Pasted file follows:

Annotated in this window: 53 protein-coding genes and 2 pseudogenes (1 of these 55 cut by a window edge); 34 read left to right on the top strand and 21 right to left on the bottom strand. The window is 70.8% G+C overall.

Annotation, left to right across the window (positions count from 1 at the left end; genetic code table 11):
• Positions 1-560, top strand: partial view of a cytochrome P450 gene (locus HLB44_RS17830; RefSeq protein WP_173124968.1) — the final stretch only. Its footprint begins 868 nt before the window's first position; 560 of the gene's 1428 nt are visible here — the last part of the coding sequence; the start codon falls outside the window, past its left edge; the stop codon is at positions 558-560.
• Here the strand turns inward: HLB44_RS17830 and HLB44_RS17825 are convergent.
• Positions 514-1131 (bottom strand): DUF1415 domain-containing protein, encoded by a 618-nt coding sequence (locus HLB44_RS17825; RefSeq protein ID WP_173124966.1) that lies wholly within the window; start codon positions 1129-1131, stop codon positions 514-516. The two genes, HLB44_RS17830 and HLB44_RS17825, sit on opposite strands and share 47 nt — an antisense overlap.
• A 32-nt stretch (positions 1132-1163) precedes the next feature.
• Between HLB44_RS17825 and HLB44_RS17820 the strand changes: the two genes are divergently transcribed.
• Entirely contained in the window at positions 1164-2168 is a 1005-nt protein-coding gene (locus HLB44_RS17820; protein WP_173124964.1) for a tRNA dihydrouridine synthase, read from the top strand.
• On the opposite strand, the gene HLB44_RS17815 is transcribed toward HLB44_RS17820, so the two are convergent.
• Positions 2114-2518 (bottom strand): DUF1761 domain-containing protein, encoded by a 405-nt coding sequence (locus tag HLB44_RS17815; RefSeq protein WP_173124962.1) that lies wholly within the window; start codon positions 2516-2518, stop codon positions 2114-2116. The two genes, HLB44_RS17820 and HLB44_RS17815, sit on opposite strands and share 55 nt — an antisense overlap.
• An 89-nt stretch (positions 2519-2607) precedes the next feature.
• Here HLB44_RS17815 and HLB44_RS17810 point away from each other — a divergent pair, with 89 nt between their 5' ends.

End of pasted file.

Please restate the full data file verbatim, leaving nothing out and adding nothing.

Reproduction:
Annotated in this window: 53 protein-coding genes and 2 pseudogenes (1 of these 55 cut by a window edge); 34 read left to right on the top strand and 21 right to left on the bottom strand. The window is 70.8% G+C overall.

Annotation, left to right across the window (positions count from 1 at the left end; genetic code table 11):
• Positions 1-560, top strand: partial view of a cytochrome P450 gene (locus HLB44_RS17830; RefSeq protein WP_173124968.1) — the final stretch only. Its footprint begins 868 nt before the window's first position; 560 of the gene's 1428 nt are visible here — the last part of the coding sequence; the start codon falls outside the window, past its left edge; the stop codon is at positions 558-560.
• Here the strand turns inward: HLB44_RS17830 and HLB44_RS17825 are convergent.
• Positions 514-1131 (bottom strand): DUF1415 domain-containing protein, encoded by a 618-nt coding sequence (locus HLB44_RS17825; RefSeq protein ID WP_173124966.1) that lies wholly within the window; start codon positions 1129-1131, stop codon positions 514-516. The two genes, HLB44_RS17830 and HLB44_RS17825, sit on opposite strands and share 47 nt — an antisense overlap.
• A 32-nt stretch (positions 1132-1163) precedes the next feature.
• Between HLB44_RS17825 and HLB44_RS17820 the strand changes: the two genes are divergently transcribed.
• Entirely contained in the window at positions 1164-2168 is a 1005-nt protein-coding gene (locus HLB44_RS17820; protein WP_173124964.1) for a tRNA dihydrouridine synthase, read from the top strand.
• On the opposite strand, the gene HLB44_RS17815 is transcribed toward HLB44_RS17820, so the two are convergent.
• Positions 2114-2518 (bottom strand): DUF1761 domain-containing protein, encoded by a 405-nt coding sequence (locus tag HLB44_RS17815; RefSeq protein WP_173124962.1) that lies wholly within the window; start codon positions 2516-2518, stop codon positions 2114-2116. The two genes, HLB44_RS17820 and HLB44_RS17815, sit on opposite strands and share 55 nt — an antisense overlap.
• An 89-nt stretch (positions 2519-2607) precedes the next feature.
• Here HLB44_RS17815 and HLB44_RS17810 point away from each other — a divergent pair, with 89 nt between their 5' ends.